What can you do to prevent cavities? Well, you can brush, that's good. You can Floss. You can use Fluoridated toothpaste. What else? Dental sealants have been proven to prevent decay in the pits and fissures of teeth. Sealants are usually placed on the first and second permanent molars. You can also seal the bicuspids. You also can seal baby molars, but it is not usually done as the anatomy is different and it can be unnecessarily difficult to work on a very young child just for a sealant. Most kids need sealants, but if the grooves of the teeth are smooth and the child is not cavity prone, I may not recommend it. Oh, adults can benefit from sealants as well, but they are most useful on teeth that are newly erupted, you know, the cavity prone years.
The idea is to seal up the little grooves, which the brush can't reach. Here is a brush bristle that can't reach down into that really small groove on a molar. Fluoride helps prevent decay as well by strengthening the enamel. Fluoride seems to work best, however, on the smooth surfaces of the teeth. Sealants are for the grooves, so you usually don't use them on front teeth for instance.
They are really easy to do. You just sort of paint it on (well, there are several steps, but still fairly easy like using a fiberoptic "flash light") The only thing that can make it harder is if the child has a small mouth or a gag reflex or a wiggly tongue that makes it hard to get back there and keep things dry.
If sealed well, the "cavity bugs" can't get down in there. Sealants last several years and may need to be patched or replaced from time to time. If the kid doesn't chew ice or stuff like that, they will hold up fairly well. If they chip or come off, the "Bugs" can get back in there. My kids have sealants and have never had a cavity!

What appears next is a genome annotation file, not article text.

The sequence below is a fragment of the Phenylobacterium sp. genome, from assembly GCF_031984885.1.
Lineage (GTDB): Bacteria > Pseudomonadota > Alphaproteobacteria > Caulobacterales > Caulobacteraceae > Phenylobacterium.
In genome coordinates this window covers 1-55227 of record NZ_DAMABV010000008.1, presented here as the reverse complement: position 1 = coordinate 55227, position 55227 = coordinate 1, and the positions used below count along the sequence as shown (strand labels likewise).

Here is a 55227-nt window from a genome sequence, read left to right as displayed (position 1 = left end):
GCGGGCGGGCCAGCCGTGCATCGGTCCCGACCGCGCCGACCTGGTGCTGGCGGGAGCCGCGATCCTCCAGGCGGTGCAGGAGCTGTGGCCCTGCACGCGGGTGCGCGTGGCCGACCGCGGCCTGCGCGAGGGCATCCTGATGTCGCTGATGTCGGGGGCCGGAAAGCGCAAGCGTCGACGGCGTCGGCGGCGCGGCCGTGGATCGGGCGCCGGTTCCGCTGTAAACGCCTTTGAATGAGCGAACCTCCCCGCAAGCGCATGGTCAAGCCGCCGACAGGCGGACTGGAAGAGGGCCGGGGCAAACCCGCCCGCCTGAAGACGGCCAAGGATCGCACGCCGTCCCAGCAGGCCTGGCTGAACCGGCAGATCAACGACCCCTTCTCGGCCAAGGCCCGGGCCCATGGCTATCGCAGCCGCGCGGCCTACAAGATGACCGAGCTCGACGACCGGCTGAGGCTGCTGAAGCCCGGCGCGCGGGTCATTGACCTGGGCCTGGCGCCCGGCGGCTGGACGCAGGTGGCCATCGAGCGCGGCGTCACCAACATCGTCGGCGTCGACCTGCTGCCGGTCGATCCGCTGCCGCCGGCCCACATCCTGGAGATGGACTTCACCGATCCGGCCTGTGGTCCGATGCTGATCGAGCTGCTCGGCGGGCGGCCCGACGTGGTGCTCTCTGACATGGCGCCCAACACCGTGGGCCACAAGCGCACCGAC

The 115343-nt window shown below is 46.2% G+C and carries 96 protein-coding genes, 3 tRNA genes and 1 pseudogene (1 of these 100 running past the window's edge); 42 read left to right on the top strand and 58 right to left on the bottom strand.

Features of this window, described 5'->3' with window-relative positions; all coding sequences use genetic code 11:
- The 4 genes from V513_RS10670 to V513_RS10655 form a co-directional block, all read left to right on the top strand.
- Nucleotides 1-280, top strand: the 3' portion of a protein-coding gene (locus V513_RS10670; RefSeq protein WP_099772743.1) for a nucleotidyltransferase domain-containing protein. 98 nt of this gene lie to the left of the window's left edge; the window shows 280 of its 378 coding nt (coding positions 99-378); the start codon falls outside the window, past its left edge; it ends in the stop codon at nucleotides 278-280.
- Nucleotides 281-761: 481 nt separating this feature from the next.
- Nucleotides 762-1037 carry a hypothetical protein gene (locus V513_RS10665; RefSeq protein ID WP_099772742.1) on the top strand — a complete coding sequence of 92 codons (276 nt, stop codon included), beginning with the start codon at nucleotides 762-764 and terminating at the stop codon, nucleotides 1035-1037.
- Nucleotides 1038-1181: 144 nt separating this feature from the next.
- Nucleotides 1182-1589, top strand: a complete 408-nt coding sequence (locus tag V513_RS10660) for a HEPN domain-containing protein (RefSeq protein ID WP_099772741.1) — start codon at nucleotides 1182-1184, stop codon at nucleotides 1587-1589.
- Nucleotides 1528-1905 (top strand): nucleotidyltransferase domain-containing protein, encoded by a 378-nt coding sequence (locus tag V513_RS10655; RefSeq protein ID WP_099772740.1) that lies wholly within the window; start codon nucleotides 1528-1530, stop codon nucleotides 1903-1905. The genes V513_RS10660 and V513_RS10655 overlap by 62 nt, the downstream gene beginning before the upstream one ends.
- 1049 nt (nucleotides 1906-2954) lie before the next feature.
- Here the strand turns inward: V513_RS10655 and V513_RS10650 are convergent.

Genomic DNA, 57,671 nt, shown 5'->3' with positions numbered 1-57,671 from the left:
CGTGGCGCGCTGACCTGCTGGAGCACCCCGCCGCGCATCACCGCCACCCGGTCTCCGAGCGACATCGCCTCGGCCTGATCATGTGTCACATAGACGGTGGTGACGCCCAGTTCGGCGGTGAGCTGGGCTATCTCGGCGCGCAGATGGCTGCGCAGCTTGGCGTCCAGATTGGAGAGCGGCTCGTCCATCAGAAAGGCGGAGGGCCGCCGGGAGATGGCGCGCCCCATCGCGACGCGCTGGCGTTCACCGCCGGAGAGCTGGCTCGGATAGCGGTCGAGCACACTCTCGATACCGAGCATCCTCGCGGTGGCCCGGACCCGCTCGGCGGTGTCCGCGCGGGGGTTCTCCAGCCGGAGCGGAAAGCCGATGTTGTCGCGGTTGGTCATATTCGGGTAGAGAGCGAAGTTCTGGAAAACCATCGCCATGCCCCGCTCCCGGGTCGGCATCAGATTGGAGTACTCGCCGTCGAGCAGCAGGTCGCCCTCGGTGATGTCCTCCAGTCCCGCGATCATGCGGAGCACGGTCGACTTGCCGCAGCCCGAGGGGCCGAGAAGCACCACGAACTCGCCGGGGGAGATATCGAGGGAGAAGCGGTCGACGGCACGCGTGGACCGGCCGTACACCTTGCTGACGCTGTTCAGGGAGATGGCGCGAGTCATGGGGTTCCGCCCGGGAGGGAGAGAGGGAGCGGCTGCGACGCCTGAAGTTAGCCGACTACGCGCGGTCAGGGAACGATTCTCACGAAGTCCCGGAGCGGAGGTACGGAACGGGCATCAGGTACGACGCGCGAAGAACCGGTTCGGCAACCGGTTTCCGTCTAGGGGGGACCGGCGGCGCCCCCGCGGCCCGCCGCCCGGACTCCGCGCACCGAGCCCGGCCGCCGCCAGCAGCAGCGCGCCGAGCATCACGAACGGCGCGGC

Here is another post I made on the same subject:
The American Academy of Pediatric Dentistry recommends placing dental sealants on the first permanent molars (at around 6 years of age) and the second permanent molars (which come in around 12 years of age).
Why? --Well, basically there are a lot of studies that say placing sealants helps reduce the incidence of cavities. Does it mean you will never get cavities?--no, it still can happen, but sealants can reduce the kind of cavities that form in the pits and grooves of the back teeth, you know on the top of the tooth--you still can get them in between the teeth and on the smooth surfaces.
How long do they last?--Even with a well placed sealant I have seen cavities form in areas previously sealed. Sometimes the sealant wears off (chewing ice for instance), or sometimes just because someone is very prone to cavities. They say they last from 5 to 7 years if you take care of them--even adults can get sealants, but they seem to be most effective in the cavity prone years of youth. What is the material? Well, it's basically the same material as used in white fillings without as much filler/reinforcing material, it's a bis-GMA resin, With less filler the sealant can flow into the grooves better. Sometimes we use "flowable" composite which is kind of in between in it's characteristics.
How are they placed? Does it hurt?--I like to say it's like painting fingernails--you basically just paint it on the tooth--now that can be harder than you think as these teeth are in the back of the mouth. Most of the effort is keeping the area dry.
Do you put them on baby teeth?--you can, but generally no. The enamel in baby teeth is different microscopically, they don't seem to stay as well, but sometimes if there is lots of grooves there, so there may be a benefit to placing them. Another thing to think about is that in preschoolers, placing a sealant is just about as difficult as a small filling because little kids, well it's harder to place the sealants. It is often better to simply have regular checkups to catch things early. Also, like I said many cavities in baby teeth are in between the teeth which sealants do not prevent.
I'm going to try and make a video on this some day.